Creating a Cultural Shift

Posted by Doug Shidell, July 2nd, 2012

Philip Vang and his buddies love mountain biking, but wished they weren’t the only Hmong riders on the trails. This past weekend they started doing something about it. They rented booth space at the annual Hmong Sports Celebration in Como Park. With the help of Cycles for Change, they set up a simple mountain bike course on a small hill. They added easy obstacles using free wood from Craigslist, printed flyers and spread out a laminated version of the Twin Cities Bike Map on a table.

They waited. Fifty thousand Hmong came to the festival this year. They came from across the country, from France and from Laos. They came for flag football, soccer, the giant marketplace, the beauty contest and the chance to be part of the largest gathering of Hmong people in the world. It’s safe to say they did not come to test-ride mountain bikes.

“This morning the guys in the tent next to us just looked. They were wondering what we were doing riding up and down the hill.” Mr. Vang told me. Finally, he took a flyer over to them and explained mountain biking. Eventually the guys gave it a try. Later a group of young women rode the course, then tried the road bike on a trainer. By mid-afternoon about 25 people had ridden one of the bikes. If the pattern held through the weekend, Mr. Vang and his riding buddies reached 100 people. Some will joint them for an easy ride around the Salem Hills course next week.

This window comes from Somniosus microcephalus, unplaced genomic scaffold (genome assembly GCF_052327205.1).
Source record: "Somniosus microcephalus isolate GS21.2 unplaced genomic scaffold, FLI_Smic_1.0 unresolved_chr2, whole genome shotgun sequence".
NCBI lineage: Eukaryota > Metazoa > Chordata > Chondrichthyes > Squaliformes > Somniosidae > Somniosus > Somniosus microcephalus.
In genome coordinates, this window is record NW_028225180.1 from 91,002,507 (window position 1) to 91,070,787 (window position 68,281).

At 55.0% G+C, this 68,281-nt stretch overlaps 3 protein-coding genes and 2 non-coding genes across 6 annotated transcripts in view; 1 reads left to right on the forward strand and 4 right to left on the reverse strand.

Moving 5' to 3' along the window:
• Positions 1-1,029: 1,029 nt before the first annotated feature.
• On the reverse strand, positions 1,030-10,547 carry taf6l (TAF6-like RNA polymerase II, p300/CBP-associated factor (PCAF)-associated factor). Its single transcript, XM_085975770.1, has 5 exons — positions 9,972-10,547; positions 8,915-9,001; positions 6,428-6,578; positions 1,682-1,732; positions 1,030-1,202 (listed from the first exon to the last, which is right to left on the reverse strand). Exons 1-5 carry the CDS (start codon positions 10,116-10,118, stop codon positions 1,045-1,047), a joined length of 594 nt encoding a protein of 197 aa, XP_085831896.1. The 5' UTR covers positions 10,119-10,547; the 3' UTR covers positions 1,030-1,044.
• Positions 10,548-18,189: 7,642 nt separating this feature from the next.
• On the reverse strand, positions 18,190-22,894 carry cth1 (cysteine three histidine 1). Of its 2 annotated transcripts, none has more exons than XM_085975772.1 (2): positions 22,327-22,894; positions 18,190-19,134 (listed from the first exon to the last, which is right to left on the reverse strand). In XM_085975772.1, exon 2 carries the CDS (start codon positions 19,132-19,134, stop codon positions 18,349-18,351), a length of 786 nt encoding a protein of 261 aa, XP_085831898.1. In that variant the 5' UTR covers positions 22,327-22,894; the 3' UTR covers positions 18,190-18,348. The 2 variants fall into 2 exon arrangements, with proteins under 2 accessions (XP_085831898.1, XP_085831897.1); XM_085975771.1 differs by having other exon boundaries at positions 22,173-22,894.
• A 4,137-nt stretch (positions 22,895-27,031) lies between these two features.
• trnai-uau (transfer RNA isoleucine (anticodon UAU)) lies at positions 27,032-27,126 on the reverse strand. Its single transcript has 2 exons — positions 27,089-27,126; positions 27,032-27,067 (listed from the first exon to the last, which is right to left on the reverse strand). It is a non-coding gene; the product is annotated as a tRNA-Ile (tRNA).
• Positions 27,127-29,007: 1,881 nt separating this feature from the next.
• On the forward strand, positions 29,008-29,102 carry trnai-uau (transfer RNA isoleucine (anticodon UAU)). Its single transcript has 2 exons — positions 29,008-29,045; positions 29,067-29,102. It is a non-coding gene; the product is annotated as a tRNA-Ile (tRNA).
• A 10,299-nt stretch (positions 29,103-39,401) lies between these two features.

It’s a small but realistic start. Some people dream big, and do nothing. Mr. Vang and his friends started where they could. The numbers will grow. At some point bicyclists will notice. They will speculate about the cause. I already know.

Filed under: Bikeverywhere News